RNA structure probing in vivo
In vivo SHAPE structure probing was attempted in mouse embryonic stem cells (mESCs) using a variety of approaches to enrich for major satellite transcripts. However, the amount of MSR RNAs in cells is not abundant enough to be effectively assayed using radioactive methods. A possible solution is to use fluorescence-based methods for increased sensitivity, which is currently underway.
In collaboration with Howard Chang at Stanford University, we also looked at the transcriptome-wide RNA SHAPE-seq data from mESCs. However, as with the abovementioned limitation, the depth of sequencing reads over MSR RNAs is not enough to generate a reliable SHAPE-modification profile. Methods to improve SHAPE probing of low-abundance transcripts are currently underway in the Chang lab.
Investigation of RNA-DNA hybrids in vivo
As a complementary approach to investigate the architecture of major satellite transcripts, I checked for their ability to form RNA-DNA hybrids in vivo. Previous results from our lab indicated that treatment of extracted total nucleic acids with RNAse H, an enzyme that digests RNA in RNA-DNA hybrids, reduces the levels of MSR RNAs.
To learn more about the formation of RNA-DNA hybrids in vivo, I further studied endogenous RNAse H enzymes in mouse embryonic fibroblast (MEF) cell lines. There are two RNAse H enzymes in mouse, RNAse H1 and H2. I deleted Rnaseh1 in MEFs by CRISPR-Cas9 genome editing technologies and I also used Rnaseh2 null MEFs provided by Andrew Jackson from the university of Ediburgh. I also generated a double Rnaseh null cell line. Single deletion of Rnaseh1 or Rnaseh2 showed an accumulation of MSR RNAs, as assayed by RT-qPCR. This accumulation was even more significant in Rnaseh double null MEFs. These results indicated that endogenous RNAse H enzymes in mouse contribute to the processing of RNA-DNA hybrids formed by MSR-RNAs.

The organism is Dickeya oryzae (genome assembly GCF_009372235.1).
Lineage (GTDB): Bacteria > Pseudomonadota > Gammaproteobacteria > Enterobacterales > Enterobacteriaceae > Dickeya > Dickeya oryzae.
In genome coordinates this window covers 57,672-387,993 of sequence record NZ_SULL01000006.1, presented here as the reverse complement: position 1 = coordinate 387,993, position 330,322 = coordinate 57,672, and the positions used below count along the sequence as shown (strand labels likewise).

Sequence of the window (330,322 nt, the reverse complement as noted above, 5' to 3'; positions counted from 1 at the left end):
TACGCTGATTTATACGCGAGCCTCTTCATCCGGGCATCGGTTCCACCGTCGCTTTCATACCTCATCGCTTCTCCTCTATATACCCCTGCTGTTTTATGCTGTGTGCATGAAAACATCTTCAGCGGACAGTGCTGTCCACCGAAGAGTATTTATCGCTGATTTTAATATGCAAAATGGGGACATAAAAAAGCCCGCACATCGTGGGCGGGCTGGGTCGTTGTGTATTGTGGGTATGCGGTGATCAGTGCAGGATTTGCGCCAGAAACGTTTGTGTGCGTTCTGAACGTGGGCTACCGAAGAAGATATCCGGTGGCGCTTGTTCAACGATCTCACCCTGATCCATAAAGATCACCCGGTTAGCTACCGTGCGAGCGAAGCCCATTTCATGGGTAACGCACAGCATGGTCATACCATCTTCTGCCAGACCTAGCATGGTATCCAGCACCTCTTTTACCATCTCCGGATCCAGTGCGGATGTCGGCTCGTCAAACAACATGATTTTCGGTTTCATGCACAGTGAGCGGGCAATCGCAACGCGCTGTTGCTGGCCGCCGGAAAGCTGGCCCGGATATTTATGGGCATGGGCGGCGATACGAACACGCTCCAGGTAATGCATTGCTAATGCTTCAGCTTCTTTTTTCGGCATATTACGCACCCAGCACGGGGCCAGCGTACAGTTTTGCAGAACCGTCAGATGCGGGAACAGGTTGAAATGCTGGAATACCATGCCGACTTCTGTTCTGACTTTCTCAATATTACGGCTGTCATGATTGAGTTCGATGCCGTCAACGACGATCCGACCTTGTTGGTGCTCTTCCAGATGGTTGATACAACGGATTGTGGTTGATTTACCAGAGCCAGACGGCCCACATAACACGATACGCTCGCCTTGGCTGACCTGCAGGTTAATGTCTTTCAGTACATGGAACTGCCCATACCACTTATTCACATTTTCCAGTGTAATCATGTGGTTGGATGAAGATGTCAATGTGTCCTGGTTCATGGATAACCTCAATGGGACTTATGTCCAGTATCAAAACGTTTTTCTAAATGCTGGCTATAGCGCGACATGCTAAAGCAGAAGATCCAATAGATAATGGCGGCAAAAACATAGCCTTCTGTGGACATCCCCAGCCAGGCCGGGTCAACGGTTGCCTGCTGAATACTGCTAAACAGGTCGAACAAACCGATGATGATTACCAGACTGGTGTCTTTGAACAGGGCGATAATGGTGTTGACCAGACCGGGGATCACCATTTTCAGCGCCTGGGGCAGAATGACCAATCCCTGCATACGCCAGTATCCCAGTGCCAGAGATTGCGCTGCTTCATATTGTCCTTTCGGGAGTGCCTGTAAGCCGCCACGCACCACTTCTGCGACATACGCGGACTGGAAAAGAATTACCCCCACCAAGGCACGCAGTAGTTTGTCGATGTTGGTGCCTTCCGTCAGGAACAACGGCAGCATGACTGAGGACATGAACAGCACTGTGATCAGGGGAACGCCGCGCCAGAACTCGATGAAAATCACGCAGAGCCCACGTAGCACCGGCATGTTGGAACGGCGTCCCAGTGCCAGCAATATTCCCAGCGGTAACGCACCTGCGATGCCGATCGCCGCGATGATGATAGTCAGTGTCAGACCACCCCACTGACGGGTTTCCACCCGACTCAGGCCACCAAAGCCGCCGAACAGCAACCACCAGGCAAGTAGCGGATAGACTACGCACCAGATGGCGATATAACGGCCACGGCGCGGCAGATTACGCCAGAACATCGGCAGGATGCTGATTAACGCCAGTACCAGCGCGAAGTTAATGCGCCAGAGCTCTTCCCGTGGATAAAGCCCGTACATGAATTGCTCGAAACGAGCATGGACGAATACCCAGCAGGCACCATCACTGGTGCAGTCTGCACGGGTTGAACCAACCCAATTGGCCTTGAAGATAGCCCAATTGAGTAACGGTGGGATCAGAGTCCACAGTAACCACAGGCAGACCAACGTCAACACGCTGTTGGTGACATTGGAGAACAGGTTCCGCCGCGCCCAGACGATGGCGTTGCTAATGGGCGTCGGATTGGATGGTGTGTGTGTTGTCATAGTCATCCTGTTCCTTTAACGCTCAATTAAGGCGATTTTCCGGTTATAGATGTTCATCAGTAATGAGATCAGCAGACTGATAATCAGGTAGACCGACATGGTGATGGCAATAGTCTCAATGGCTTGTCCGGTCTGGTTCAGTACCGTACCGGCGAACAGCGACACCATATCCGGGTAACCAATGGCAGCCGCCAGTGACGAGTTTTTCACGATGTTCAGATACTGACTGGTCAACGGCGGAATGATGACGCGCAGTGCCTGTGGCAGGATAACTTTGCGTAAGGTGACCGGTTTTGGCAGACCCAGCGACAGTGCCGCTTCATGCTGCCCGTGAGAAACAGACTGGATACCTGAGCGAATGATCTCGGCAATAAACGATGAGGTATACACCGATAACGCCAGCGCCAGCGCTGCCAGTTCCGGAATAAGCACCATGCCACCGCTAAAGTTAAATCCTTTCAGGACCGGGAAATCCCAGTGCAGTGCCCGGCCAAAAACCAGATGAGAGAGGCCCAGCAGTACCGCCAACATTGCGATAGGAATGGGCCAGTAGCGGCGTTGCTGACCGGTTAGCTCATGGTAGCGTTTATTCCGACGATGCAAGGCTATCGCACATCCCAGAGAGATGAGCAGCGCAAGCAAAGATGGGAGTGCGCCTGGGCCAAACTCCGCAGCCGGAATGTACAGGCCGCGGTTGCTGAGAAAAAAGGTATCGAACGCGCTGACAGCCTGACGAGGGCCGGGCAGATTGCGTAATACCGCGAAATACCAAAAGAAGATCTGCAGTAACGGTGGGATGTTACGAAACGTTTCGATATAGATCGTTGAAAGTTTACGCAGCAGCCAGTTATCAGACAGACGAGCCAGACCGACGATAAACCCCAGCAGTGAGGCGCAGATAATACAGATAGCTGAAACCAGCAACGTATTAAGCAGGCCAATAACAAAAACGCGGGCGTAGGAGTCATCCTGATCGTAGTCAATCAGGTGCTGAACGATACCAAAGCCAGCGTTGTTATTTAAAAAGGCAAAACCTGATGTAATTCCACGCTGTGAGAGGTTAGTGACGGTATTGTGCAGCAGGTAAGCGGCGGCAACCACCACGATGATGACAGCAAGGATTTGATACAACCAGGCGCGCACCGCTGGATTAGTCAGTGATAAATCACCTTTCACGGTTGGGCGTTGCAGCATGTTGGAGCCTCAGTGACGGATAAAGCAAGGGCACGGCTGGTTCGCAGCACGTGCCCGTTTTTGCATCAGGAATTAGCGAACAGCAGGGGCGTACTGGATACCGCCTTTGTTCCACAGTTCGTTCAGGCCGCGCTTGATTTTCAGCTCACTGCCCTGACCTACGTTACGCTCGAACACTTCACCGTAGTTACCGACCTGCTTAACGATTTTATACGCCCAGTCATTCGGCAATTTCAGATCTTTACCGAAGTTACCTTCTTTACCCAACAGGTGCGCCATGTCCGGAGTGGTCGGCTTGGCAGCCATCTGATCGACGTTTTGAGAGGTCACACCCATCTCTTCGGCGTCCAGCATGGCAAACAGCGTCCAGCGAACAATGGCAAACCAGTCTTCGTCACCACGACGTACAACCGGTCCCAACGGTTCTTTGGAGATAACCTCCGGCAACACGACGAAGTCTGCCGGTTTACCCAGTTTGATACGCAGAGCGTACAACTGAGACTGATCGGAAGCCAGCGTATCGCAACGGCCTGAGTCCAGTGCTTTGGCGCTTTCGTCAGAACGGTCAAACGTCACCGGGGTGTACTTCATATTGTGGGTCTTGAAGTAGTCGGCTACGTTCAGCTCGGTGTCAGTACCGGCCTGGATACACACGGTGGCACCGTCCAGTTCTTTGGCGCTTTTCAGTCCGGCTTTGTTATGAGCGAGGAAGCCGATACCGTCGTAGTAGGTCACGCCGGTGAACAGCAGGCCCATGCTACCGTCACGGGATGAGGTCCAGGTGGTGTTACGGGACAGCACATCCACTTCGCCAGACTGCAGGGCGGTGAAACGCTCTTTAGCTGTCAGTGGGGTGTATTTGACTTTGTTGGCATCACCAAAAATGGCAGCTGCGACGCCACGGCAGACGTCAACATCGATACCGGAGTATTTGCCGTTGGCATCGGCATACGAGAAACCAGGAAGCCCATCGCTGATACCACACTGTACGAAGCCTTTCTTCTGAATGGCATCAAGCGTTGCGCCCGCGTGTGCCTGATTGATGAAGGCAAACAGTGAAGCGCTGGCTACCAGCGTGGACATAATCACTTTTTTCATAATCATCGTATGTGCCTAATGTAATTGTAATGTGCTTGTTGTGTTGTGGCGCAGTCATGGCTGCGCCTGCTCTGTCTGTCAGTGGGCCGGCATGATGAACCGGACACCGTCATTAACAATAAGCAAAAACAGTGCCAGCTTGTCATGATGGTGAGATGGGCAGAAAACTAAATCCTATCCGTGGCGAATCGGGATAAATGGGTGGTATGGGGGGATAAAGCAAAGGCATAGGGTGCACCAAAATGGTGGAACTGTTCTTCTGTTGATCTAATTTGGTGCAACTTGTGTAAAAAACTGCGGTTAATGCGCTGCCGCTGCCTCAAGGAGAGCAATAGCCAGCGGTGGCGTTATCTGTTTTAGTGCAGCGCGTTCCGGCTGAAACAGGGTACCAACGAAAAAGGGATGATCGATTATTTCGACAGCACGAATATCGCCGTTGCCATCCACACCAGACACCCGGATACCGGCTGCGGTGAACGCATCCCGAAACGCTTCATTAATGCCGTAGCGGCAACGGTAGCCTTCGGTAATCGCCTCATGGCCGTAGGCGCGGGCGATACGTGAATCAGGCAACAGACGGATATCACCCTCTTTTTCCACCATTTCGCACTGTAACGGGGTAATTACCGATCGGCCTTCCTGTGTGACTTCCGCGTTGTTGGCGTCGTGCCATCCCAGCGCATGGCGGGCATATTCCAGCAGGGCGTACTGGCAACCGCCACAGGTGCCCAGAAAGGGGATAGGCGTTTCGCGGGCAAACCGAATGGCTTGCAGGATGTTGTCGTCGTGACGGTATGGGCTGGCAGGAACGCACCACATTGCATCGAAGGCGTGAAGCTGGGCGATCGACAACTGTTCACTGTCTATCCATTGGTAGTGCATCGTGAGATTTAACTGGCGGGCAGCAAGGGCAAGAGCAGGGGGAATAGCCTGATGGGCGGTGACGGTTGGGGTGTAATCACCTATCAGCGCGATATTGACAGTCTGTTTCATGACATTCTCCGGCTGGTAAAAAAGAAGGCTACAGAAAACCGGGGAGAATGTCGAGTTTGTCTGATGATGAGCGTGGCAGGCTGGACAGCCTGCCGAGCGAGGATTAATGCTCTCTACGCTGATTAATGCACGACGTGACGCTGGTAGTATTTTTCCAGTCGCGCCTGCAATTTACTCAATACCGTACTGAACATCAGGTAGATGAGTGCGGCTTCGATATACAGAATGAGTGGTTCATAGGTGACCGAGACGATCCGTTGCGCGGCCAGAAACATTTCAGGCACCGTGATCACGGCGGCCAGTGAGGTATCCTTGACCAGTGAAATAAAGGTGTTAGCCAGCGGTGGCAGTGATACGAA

Another approached I employed to investigate RNA-DNA hybrids formed by MSR-RNAs is to target RNAse H to pericentric heterochromatin by TALEs recognize major satellite repeat sequences. This method is currently underway.
Investigating the protein interactome of MSR RNAs by ChIRP-MS
Chromatin isolation by RNA purification (ChIRP-MS) was attempted to elucidate chromatin proteins that bind to MSR RNAs. After optimization of sonication conditions to solubilize chromatin, forward and reverse MSR-RNAs were successfully enriched using this approach. However, analysis of bound proteins using SDS-PAGE did not show any detectable protein band. This is likely due to the issue raised above regarding the low abundance of major satellite transcripts in vivo. This method is currently being optimized.

Progress beyond the state of the art and expected potential impact (including the socio-economic impact and the wider societal implications of the project so far)

The secondary structure models of forward and reverse MSR RNAs generated by SHAPE-directed RNAs structure probing strongly supports the potential for RNA-DNA hybrid formation. My investigation to follow up on this observation by studying mouse Rnaseh1 and Rnaseh2 has potential medical implications. Mutations encoding these enzymes result to an autoimmune disorder in humans called Aicardi-Goutières syndrome (AGS). The accumulation of RNA-DNA hybrids when Rnaseh is mutated leads to genome instability, thereby eliciting DNA damage and autoimmune responses in the brain. Dissecting the contribution of RNA-DNA hybrids formed by MSR-RNAs could further home in into the molecular mechanism of this autoimmune response, which could in turn be a target for therapeutics in the future.

Related information

Follow us on: RSS Facebook Twitter YouTube Managed by the EU Publications Office Top